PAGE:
Helping older adults take proper care of teeth and gums can go a long way toward maintaining their overall health. As people age, they become more prone to developing a range of dental problems, from root decay to tooth loss. By cleaning people's teeth, keeping watch for signs of disease, and explaining the basics of oral care, dental hygienists will have important roles to play in the decades ahead.
Current median salary: $72,8003
6. Financial planner
How will people pay for their ever-lengthening lives after retirement? The job of financial planners is to help people develop and implement plans that serve their long-term financial goals. Those who are knowledgeable about reverse mortgages, retirement savings plans, pensions, and estate planning may be particularly busy in the years to come.
Current median salary: $64,4803
7. Recreation manager
As more people move out of their own homes and into assisted living facilities, there will be more call for recreation managers to add enjoyment to residents' lives through fun social activities. That might mean leading a round of bingo, planning a special holiday party, or organizing field trips or outings. The idea is to help people live full and fulfilling lives.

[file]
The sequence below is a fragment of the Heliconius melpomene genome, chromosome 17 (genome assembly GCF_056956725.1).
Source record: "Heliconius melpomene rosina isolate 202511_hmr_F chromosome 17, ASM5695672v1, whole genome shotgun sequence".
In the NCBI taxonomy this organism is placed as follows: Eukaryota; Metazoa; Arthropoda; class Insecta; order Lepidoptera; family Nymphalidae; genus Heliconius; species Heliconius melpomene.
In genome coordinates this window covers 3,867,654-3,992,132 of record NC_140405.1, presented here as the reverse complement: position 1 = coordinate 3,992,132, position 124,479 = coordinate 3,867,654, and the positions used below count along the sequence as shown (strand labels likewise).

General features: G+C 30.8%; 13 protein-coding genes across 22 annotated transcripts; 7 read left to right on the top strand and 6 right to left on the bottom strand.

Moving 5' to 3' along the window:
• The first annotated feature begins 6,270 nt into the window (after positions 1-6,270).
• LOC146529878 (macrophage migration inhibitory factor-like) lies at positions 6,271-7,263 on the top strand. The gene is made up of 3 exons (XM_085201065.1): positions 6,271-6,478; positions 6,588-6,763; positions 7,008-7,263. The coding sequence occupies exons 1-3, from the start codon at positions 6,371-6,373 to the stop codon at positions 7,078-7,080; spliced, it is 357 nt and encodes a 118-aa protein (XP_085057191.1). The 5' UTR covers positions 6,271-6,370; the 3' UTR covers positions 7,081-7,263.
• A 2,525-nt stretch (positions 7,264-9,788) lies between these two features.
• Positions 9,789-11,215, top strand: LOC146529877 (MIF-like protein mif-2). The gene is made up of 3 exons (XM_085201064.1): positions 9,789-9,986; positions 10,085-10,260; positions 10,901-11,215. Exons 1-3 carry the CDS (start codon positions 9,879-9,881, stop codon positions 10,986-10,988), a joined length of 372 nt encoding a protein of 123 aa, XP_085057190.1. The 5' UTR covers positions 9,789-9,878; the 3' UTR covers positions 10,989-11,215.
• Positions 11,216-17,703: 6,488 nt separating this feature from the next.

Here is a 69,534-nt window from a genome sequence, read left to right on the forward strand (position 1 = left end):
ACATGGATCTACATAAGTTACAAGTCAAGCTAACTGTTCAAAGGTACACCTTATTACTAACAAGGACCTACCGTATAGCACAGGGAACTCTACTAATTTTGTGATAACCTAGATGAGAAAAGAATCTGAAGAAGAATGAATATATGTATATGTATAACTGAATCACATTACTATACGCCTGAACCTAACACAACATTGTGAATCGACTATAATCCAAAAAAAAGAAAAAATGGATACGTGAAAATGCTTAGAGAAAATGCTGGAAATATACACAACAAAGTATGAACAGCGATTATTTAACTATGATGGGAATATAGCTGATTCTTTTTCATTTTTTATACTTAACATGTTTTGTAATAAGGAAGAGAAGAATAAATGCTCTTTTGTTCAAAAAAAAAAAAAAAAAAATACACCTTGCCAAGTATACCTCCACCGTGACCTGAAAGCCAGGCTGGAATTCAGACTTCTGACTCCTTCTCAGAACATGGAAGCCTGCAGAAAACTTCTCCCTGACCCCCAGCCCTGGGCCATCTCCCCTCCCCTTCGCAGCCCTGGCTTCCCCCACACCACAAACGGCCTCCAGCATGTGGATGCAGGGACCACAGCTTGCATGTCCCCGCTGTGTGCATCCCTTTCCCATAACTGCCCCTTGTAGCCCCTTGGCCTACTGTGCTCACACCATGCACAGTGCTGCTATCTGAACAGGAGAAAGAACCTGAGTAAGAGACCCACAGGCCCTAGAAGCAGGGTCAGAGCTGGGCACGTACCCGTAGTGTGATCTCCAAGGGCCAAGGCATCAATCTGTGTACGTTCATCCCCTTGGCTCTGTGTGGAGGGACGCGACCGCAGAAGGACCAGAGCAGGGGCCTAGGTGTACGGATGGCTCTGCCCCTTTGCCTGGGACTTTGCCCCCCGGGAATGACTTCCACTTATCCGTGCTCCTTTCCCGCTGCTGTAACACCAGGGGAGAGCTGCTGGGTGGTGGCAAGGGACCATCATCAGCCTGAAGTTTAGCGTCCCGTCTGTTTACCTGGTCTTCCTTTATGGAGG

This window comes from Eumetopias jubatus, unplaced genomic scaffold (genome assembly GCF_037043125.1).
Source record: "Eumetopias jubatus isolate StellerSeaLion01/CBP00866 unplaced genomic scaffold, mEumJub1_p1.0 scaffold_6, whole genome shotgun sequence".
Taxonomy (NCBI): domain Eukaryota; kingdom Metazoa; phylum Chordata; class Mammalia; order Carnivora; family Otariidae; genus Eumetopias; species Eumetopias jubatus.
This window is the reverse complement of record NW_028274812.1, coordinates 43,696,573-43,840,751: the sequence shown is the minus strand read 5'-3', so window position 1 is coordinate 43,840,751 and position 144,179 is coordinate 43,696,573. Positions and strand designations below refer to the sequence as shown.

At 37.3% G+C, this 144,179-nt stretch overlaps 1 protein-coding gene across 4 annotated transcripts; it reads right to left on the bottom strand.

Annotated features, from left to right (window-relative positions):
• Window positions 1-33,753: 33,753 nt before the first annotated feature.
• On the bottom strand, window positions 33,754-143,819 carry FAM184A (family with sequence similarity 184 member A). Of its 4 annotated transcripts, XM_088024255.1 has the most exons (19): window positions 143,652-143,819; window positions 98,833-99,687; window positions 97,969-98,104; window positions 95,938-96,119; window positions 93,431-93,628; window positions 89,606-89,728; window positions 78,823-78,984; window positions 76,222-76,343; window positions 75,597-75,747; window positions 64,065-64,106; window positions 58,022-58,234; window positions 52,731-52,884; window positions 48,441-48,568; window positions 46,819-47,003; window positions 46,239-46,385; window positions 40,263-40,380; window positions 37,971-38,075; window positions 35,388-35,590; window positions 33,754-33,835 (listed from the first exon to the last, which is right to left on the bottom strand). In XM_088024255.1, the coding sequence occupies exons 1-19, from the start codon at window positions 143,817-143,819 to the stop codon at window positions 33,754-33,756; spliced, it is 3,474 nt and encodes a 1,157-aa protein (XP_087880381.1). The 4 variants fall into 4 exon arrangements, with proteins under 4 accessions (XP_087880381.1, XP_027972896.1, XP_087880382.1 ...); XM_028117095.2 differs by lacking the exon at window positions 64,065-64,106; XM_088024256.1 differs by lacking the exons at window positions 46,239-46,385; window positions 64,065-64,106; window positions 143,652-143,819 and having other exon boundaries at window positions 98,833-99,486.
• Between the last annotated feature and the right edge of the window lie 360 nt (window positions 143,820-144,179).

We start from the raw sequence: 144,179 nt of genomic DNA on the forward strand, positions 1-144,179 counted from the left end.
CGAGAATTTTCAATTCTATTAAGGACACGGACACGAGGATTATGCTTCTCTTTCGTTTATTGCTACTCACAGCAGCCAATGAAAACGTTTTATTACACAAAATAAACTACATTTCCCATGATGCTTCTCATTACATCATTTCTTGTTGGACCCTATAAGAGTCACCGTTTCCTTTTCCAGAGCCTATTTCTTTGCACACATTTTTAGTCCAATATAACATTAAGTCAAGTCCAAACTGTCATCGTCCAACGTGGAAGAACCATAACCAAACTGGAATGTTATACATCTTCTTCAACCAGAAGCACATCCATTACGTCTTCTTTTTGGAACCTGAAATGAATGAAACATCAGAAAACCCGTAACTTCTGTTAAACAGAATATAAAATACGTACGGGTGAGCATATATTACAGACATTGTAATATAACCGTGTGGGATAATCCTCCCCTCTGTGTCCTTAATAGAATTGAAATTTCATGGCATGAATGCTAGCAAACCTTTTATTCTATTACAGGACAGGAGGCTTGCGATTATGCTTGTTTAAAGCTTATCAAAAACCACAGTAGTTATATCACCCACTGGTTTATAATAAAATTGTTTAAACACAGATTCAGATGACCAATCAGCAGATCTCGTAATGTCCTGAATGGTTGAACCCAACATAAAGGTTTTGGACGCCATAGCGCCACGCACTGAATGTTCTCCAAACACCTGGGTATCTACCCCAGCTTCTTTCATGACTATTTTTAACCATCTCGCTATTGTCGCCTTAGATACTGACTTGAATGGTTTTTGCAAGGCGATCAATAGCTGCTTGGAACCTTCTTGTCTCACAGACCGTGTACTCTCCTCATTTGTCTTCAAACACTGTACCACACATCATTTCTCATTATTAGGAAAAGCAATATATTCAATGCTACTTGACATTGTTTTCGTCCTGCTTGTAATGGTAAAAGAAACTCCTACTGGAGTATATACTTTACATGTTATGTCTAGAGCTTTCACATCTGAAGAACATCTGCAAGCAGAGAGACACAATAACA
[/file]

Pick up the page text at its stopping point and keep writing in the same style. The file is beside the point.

Current median salary: $65,0003
8. Health care aide
Supporting people who need either short-term or ongoing assistance with daily living tasks will become ever more important as people live longer lives. Health care aides help clients with activities like eating, bathing, dressing, and using the toilet. They also help clients take medications and perform therapeutic exercises.
Current median salary: $41,6003
9. Brain implant surgeon
There may soon come a time when people opt to get special computer chips implanted right into their brains, providing a seamless connection between their minds and the technology around them. For instance, these chips could be used to enhance a person's memory or give a stroke victim regained control over a paralyzed hand. So brain implant surgeons have a promising future.
10. Pharma-genetics specialist
As the process of sequencing human genomes becomes quicker and easier, those who are thoroughly schooled in pharmacogenomics (i.e., the study of how a person's genes affect their response to different drugs) could be called upon to recommend medications based on each patient's individual genetic makeup. It could be that the pharmacists and pharmacy technicians of the future will be able to personalize dosages based on a person's genes instead of only his or her age and weight.
11. Body organ manufacturer
Why wait for a donated organ from another human when you can have one custom-made using your own stem cells? We're getting closer to the day when that may be routine. Skin, hearts, livers, and kidneys are just a few of the human organs that have already been produced in labs. As the technology advances, custom body parts may become commonplace.
Medical professionals may soon be able to use sub-atomic procedures and devices to diagnose and treat a wide range of health conditions. For example, nanoscale devices could be implanted in people to monitor their blood chemistry or brain-wave activity. Tiny nanorobots could even be used to repair damaged cells or correct genetic deficiencies.
13. End-of-life manager